• SUMMARY OF THE INVENTION
  • [0007]
    In one aspect of the invention is a razor head for personal shaving, including but not limited to the following: at least one blade member; a first skin engaging portion effectively positioned adjacent to said at least one blade for treating the skin of a user in advance of or simultaneously with the blade member contacting the skin of a user, the portion including and/or fluidly communicating with a mild cleansing base; and wherein the cleansing base includes at least one surfactant selected from C8-C18 acyl isethionate(s),
  • [0008]
    In another aspect of the invention is a method for simultaneously shaving and moisturizing the skin with a razor including but not limited to the steps of:
  • [0009]
    1. providing a razor head including a cleansing base comprising about 1 to 60% by wt. of one or more surfactants selected from C8-C18 acyl isethionate(s) and about 1 to 60% by wt. of a skin conditioning agent;
  • [0010]
    2. adding sufficient water to wet the cleansing base and the skin;
  • [0011]
    3. applying the razor head to the skin; and
  • [0012]
    4. moving the razor head across the skin to remove hair and coat the underlying skin with at least one skin conditioning agent.
  • [0013]
    Preferred embodiments of the invention will now be described by way of example with reference to the accompanying drawings wherein like figures represent like features.
  • BRIEF DESCRIPTION OF THE DRAWINGS
  • [0014]
    FIG. 1 is a top planar view showing one preferred embodiment of the razor head of the present invention.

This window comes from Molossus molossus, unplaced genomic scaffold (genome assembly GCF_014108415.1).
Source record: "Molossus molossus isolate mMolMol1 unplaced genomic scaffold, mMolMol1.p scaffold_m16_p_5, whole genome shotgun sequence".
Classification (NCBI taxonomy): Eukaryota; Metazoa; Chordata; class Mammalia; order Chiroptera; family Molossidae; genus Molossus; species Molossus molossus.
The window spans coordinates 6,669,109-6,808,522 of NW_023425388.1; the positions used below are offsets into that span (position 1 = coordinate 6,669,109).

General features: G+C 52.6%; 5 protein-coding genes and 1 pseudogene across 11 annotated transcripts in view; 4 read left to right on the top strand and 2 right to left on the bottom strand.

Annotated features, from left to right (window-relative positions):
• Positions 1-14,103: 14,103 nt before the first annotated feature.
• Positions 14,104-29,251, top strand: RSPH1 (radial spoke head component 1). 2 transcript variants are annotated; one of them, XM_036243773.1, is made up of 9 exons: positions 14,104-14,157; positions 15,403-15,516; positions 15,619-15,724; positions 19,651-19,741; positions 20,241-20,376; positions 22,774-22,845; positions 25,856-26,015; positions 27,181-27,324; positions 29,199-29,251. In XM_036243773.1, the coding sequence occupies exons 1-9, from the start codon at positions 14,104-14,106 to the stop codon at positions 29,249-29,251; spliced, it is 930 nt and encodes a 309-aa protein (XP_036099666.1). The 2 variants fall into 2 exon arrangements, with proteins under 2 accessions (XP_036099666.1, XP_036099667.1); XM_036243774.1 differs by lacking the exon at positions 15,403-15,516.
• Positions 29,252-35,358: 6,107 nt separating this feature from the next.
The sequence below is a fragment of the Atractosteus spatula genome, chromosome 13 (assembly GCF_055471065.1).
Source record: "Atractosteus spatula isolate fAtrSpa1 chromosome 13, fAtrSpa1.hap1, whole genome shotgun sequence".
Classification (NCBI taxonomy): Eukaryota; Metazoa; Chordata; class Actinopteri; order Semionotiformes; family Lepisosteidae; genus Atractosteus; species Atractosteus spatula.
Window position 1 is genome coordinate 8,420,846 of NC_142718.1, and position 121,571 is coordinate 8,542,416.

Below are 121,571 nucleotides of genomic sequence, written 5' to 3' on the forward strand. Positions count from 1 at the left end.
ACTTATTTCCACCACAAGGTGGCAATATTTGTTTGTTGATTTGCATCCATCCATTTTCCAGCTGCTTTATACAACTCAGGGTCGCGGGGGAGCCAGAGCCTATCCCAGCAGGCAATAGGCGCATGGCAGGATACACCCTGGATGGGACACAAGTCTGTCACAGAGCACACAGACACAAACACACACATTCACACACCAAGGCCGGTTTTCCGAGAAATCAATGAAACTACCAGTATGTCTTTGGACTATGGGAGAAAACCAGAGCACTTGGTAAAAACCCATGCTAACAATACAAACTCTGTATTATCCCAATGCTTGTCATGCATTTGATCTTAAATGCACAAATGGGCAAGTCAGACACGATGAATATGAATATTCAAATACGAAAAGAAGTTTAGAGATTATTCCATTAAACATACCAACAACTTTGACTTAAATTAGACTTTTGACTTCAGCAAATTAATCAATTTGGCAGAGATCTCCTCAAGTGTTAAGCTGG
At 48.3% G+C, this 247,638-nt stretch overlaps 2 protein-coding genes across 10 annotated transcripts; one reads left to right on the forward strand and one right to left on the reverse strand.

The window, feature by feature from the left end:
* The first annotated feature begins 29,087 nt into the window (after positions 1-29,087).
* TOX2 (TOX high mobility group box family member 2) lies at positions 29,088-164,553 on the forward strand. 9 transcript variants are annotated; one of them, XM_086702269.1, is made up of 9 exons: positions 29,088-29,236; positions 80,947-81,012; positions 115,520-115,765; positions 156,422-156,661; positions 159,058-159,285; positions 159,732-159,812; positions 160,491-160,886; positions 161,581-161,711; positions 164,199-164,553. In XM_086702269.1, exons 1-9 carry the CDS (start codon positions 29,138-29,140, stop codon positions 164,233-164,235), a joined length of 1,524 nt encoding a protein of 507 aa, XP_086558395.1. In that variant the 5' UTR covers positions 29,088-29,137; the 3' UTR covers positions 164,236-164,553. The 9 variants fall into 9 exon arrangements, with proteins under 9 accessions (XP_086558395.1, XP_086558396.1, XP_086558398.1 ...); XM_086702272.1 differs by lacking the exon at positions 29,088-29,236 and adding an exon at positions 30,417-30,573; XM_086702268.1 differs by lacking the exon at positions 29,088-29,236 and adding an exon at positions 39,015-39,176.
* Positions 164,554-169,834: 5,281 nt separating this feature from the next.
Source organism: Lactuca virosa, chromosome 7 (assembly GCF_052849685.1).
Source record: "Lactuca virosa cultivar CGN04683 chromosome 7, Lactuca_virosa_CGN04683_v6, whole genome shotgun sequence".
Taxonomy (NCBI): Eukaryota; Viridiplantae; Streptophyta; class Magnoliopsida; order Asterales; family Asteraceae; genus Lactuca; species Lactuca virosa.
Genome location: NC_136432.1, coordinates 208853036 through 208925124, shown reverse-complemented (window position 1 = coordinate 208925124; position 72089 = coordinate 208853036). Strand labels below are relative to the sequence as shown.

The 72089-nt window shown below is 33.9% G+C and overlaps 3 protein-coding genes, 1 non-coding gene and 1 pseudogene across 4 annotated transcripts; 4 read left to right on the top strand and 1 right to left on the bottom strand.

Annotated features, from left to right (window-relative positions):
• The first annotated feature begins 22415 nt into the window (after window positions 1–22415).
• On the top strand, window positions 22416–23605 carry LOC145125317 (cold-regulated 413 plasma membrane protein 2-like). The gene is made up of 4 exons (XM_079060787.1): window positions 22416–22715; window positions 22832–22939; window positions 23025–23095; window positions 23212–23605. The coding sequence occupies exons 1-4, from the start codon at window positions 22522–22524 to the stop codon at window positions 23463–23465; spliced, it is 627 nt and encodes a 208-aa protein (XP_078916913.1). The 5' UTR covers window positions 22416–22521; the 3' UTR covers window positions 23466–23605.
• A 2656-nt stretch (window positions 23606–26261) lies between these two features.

• [0015]
    FIG. 2 is a top planar view showing a second preferred embodiment of the razor head of the present invention.
  • [0016]
    FIG. 3 is a top planar view showing a third embodiment of the razor head of the present invention.
  • [0017]
    FIG. 4 is a top planar view showing a fourth preferred embodiment of the razor head of the present invention.
  • DETAILED DESCRIPTION OF THE INVENTION
  • [0018]
    One preferred embodiment of the inventive razor head is depicted in FIG. 1. The inventive razor head 10 includes frame 12 which contains a first skin contacting portion including a cleansing phase 14 which may be a liquid or solid phase or a carrier phase saturated with a flowable cleansing phase. Also depicted in FIG. 1 is blade assembly 16 including razor blades 18 positioned in bore 20 adjacent to first skin contacting portion 14 and to wall 22.
  • [0019]
    Suitable carrier phase material includes woven and/or nonwoven fibrous medium, sponge medium, composite medium, or like medium which releasably contains a flowable cleansing phase whereby the carrier phase is either partially or fully saturated with a flowable liquid cleansing composition. In the case of a solid phase, the first skin contacting portion 14 and/or blade assembly 16 are movably situated with respect to each other within frame 12 or within separate frames situated in close proximity to each other so that as the solid cleansing phase 14 wears away with use, the cleansing phase 14, blade assembly 16 or both can be automatically or manually repositioned to maintain skin contact for some period in advance of or during the shaving process. Any mechanism or method suitable for moving the cleansing phase or blade assembly or both relative to each other to accomplish skin contact of the cleansing phase in advance of the blade assembly or simultaneously with the blade assembly may be used such as a mechanical drive and/or gear mechanism, a ratcheting mechanism, a bias mechanism, a lever mechanism, a pneumatic mechanism, a rigid shaft mechanism, a frictional slide mechanism or any combination or equivalent thereof. In use, the razor head may be exposed to water so as to activate the cleansing composition or used with no added water.